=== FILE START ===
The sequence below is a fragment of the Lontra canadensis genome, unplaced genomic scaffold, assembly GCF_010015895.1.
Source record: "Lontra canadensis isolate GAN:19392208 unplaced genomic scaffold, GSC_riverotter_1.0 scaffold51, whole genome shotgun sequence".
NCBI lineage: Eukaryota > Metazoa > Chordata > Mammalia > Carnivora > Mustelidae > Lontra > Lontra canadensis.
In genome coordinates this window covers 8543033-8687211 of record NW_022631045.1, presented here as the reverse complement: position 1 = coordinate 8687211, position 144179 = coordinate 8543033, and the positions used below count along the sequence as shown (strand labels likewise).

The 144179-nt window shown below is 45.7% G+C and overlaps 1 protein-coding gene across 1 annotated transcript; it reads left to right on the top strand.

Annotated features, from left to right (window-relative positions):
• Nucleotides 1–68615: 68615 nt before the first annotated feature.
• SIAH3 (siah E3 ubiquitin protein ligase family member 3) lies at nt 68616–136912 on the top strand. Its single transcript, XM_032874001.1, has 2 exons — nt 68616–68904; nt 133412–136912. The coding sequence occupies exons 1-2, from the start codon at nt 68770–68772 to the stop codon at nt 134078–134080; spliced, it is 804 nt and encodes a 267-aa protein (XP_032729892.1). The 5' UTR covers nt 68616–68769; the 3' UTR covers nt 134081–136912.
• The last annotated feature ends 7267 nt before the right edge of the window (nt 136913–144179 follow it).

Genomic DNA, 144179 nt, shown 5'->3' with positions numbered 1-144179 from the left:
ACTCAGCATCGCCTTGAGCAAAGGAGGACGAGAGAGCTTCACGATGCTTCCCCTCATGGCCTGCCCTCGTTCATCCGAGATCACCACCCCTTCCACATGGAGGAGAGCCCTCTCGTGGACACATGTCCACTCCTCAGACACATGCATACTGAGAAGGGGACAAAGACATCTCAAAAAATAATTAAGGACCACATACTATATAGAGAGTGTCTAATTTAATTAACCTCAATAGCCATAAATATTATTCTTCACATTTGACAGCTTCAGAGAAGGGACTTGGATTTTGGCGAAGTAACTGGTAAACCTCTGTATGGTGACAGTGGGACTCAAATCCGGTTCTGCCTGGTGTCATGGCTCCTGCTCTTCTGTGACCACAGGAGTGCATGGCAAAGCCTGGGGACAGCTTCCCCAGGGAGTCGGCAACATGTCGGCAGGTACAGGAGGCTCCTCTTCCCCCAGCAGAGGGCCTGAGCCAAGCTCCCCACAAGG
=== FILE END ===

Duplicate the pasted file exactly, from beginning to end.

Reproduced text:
The sequence below is a fragment of the Lontra canadensis genome, unplaced genomic scaffold, assembly GCF_010015895.1.
Source record: "Lontra canadensis isolate GAN:19392208 unplaced genomic scaffold, GSC_riverotter_1.0 scaffold51, whole genome shotgun sequence".
NCBI lineage: Eukaryota > Metazoa > Chordata > Mammalia > Carnivora > Mustelidae > Lontra > Lontra canadensis.
In genome coordinates this window covers 8543033-8687211 of record NW_022631045.1, presented here as the reverse complement: position 1 = coordinate 8687211, position 144179 = coordinate 8543033, and the positions used below count along the sequence as shown (strand labels likewise).

The 144179-nt window shown below is 45.7% G+C and overlaps 1 protein-coding gene across 1 annotated transcript; it reads left to right on the top strand.

Annotated features, from left to right (window-relative positions):
• Nucleotides 1–68615: 68615 nt before the first annotated feature.
• SIAH3 (siah E3 ubiquitin protein ligase family member 3) lies at nt 68616–136912 on the top strand. Its single transcript, XM_032874001.1, has 2 exons — nt 68616–68904; nt 133412–136912. The coding sequence occupies exons 1-2, from the start codon at nt 68770–68772 to the stop codon at nt 134078–134080; spliced, it is 804 nt and encodes a 267-aa protein (XP_032729892.1). The 5' UTR covers nt 68616–68769; the 3' UTR covers nt 134081–136912.
• The last annotated feature ends 7267 nt before the right edge of the window (nt 136913–144179 follow it).

Genomic DNA, 144179 nt, shown 5'->3' with positions numbered 1-144179 from the left:
ACTCAGCATCGCCTTGAGCAAAGGAGGACGAGAGAGCTTCACGATGCTTCCCCTCATGGCCTGCCCTCGTTCATCCGAGATCACCACCCCTTCCACATGGAGGAGAGCCCTCTCGTGGACACATGTCCACTCCTCAGACACATGCATACTGAGAAGGGGACAAAGACATCTCAAAAAATAATTAAGGACCACATACTATATAGAGAGTGTCTAATTTAATTAACCTCAATAGCCATAAATATTATTCTTCACATTTGACAGCTTCAGAGAAGGGACTTGGATTTTGGCGAAGTAACTGGTAAACCTCTGTATGGTGACAGTGGGACTCAAATCCGGTTCTGCCTGGTGTCATGGCTCCTGCTCTTCTGTGACCACAGGAGTGCATGGCAAAGCCTGGGGACAGCTTCCCCAGGGAGTCGGCAACATGTCGGCAGGTACAGGAGGCTCCTCTTCCCCCAGCAGAGGGCCTGAGCCAAGCTCCCCACAAGG